Russ Thomas brings passion, expertise to all-hazards role

Russ Thomas

Russ Thomas stands near one of the eight new sirens on campus that have voice capability and battery back-up.

Russ Thomas brings passion, expertise to all-hazards role

March 13, 2014

 

With this week’s weather, hope definitely springs eternal that we can finally put our shovels away. As anxious as we are for the long-awaited change in seasons, we also know how unpredictable the weather can be in our region. Remember last month’s tornado warning?

As that line of storms approached, I knew Russ Thomas would be in constant communication with colleagues at the National Weather Service and the city of Carbondale. As the all-hazards preparedness officer and crime prevention unit coordinator with our Department of Public Safety, Russ plays a central role in ensuring we are as prepared as possible for any emergency.

He was directly involved in the recent expansion of our siren system. The eight new sirens are part of our multi-layer emergency communications system that also includes text messaging, e-mails, and announcements on the university’s home page. We also have about 400 employees who volunteer as members of Building Emergency Response Teams in more than 100 campus buildings.

Training and coordinating those teams are among Russ’ many responsibilities when it comes to campus safety, which is our top priority. His focus also includes changes to federal and state laws and best practices in emergency management.

That expertise is essential to ensuring that our all-hazards plan – which we adopted long before it was mandated by a 2008 state law – is up to date. Russ also helps coordinate our All-Hazards Response Team, which includes representatives from 12 key departments and advises me.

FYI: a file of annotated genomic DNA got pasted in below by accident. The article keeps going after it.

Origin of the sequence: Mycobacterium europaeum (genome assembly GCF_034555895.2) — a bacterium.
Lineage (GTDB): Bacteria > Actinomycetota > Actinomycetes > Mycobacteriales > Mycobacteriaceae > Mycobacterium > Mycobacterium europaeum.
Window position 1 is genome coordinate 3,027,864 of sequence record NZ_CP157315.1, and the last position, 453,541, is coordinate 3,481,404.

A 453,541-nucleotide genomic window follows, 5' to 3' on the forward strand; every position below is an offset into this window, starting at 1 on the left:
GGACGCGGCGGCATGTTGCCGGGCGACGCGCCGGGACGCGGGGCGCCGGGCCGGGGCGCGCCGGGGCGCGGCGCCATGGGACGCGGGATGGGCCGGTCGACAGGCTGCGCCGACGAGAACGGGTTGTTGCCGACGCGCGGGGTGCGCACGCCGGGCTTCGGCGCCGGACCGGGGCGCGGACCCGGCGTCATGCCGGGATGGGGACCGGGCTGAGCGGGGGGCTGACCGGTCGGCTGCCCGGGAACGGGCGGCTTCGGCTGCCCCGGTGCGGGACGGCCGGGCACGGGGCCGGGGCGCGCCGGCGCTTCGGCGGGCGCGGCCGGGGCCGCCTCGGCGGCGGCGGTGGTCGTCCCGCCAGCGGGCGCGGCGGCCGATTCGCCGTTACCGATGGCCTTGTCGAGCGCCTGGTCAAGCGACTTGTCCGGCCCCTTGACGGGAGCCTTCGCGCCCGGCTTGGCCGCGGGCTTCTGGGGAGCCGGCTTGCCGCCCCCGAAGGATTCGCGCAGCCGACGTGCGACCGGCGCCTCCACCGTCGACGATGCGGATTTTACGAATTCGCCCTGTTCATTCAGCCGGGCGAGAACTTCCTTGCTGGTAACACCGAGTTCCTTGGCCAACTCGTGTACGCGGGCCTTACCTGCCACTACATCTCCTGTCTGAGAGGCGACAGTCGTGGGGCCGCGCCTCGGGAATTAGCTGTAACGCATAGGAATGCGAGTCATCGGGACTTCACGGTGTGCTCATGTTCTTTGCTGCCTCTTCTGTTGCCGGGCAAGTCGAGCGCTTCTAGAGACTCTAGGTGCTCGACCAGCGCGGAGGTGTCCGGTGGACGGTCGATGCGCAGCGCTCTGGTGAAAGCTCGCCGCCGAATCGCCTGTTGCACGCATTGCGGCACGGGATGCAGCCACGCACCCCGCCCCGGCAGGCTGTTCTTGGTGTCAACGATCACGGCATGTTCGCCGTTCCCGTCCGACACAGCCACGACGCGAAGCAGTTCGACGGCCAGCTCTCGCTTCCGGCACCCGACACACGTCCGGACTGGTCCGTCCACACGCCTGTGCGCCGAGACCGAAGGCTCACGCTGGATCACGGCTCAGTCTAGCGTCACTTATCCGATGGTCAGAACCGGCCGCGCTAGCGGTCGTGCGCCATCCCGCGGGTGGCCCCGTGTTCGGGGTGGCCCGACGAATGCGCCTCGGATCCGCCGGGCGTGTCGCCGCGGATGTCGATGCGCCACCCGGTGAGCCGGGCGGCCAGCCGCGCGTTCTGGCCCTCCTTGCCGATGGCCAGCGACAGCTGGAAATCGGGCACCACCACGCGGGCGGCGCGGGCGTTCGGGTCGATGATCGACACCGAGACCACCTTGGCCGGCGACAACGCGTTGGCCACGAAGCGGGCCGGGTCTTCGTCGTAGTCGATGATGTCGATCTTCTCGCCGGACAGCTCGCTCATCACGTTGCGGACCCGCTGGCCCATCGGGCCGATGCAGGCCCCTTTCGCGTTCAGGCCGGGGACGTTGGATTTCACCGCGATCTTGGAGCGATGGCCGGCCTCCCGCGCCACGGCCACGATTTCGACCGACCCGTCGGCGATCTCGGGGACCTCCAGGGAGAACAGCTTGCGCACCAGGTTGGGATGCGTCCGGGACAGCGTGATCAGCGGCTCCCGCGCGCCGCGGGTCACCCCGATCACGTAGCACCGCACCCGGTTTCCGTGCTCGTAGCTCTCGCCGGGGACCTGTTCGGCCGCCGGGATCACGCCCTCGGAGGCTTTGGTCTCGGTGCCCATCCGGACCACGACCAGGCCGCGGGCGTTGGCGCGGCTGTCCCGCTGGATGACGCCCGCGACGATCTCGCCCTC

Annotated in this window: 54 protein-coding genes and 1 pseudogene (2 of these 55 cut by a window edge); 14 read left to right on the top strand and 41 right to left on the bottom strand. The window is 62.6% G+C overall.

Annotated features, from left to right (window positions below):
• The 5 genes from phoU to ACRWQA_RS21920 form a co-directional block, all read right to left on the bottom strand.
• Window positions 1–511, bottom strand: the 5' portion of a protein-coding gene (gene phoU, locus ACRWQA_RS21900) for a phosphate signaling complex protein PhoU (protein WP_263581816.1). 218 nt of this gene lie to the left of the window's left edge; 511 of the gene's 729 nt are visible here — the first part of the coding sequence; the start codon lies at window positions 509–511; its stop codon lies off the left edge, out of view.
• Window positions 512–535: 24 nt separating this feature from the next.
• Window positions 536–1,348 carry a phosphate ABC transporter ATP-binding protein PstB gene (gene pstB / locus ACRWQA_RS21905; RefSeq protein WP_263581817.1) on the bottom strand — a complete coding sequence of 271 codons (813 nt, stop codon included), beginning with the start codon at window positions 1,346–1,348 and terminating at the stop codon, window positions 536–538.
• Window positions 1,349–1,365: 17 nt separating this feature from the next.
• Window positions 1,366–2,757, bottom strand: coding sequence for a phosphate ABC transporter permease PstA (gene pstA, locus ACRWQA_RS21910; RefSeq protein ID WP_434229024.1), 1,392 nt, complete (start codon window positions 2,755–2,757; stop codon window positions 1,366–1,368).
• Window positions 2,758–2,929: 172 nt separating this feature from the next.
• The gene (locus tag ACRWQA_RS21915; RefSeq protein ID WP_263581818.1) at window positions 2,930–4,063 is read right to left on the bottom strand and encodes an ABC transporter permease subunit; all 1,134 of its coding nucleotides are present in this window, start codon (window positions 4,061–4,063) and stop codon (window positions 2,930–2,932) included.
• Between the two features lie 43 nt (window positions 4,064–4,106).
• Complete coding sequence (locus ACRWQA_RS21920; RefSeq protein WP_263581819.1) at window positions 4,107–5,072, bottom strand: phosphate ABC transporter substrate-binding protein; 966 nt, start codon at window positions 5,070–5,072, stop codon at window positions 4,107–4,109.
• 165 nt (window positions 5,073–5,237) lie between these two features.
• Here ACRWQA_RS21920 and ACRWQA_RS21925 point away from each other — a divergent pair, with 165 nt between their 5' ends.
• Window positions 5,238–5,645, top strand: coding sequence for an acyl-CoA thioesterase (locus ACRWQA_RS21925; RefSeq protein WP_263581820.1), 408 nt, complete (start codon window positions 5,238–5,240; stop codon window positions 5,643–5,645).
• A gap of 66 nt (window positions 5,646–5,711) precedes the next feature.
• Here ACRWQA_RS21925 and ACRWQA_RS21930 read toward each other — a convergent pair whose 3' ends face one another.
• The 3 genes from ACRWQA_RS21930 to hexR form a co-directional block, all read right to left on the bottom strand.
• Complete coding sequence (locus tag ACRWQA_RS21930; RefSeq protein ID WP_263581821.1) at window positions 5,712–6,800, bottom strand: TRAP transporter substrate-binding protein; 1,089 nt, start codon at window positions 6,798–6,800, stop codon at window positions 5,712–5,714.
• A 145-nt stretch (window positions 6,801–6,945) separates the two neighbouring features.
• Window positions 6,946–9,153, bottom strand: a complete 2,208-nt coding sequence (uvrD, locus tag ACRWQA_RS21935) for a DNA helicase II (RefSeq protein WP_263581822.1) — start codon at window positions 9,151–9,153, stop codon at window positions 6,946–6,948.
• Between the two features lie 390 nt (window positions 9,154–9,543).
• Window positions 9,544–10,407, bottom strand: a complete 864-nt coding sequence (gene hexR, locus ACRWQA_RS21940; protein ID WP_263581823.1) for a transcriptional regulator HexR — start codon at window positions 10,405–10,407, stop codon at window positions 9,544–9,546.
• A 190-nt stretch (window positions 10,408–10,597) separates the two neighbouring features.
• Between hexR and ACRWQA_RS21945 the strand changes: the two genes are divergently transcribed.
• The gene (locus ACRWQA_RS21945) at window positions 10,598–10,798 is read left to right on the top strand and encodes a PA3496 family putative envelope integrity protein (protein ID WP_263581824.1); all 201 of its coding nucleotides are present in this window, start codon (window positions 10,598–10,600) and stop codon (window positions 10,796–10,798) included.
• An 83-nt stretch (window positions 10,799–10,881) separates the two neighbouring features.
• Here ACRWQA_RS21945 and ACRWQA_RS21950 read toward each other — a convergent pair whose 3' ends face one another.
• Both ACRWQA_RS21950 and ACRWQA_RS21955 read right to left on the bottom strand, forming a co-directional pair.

That team has been conducting annual drills – and sometimes more than that – for quite a few years. Those exercises may take place around a table or out in the field, and the scenarios range from a multi-agency response to a train derailment to a natural gas leak on campus. We also use the tragedies that have occurred on other campuses, such as Virginia Tech in 2007 and Northern Illinois University in 2008, to improve our preparedness and response capabilities.

Twenty of Russ’ 33 years in law enforcement have been spent with our police department. Russ has been in the all-hazards role since 2009, but he has been involved with emergency preparedness since it was known as civil defense. Each time I talk with Russ, his passion for campus safety is evident.

“I appreciate being part of a team effort focused on maintaining a safe environment for the university community and our guests,” he said. “Hopefully, we’ve done everything imaginable so people don’t worry. But if something does happen, I believe we are prepared. The field of emergency management is always changing, and we are constantly learning from others’ experiences.”

Over the past year, Russ has coordinated SIU’s voluntary participation in an Illinois Emergency Management Agency pilot program designed to further enhance campus safety, preparedness and response efforts. He expects that we will receive the agency’s formal endorsement as a “Ready to Respond Campus” in the very near future.

“This is important, because it is a stamp of approval from outside the university that tells students, parents, faculty and staff that we are doing everything we know to make this a safe environment,” Russ said.

I appreciate Russ’ expertise, leadership, and dedication to always looking for new ways to keep the university community safe.